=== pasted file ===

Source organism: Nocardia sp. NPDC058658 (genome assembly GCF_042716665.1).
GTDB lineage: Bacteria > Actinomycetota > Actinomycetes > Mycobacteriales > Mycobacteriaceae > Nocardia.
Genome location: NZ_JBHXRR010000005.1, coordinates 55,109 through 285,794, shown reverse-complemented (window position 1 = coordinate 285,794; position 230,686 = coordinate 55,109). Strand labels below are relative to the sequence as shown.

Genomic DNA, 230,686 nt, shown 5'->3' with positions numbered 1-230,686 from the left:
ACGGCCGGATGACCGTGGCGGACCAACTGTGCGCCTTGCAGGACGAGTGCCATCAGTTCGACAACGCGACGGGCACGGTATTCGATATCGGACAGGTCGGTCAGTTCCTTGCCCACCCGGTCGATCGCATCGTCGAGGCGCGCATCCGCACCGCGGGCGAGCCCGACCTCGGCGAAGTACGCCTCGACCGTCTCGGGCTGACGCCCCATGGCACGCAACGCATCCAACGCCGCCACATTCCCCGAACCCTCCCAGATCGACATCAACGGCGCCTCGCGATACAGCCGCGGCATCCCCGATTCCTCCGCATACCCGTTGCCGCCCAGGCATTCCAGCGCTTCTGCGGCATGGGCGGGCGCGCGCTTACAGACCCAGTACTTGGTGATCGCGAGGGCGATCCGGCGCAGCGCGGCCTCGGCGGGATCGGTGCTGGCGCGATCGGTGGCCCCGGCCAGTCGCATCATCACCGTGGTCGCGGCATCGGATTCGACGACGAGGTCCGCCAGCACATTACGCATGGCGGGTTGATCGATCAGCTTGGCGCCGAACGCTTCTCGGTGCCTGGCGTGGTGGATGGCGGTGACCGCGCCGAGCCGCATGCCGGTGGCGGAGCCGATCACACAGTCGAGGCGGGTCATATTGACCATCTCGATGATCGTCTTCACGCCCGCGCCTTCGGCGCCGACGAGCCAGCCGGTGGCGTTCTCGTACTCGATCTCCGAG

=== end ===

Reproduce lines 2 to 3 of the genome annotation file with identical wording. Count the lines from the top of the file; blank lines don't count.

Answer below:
GTDB lineage: Bacteria > Actinomycetota > Actinomycetes > Mycobacteriales > Mycobacteriaceae > Nocardia.
Genome location: NZ_JBHXRR010000005.1, coordinates 55,109 through 285,794, shown reverse-complemented (window position 1 = coordinate 285,794; position 230,686 = coordinate 55,109). Strand labels below are relative to the sequence as shown.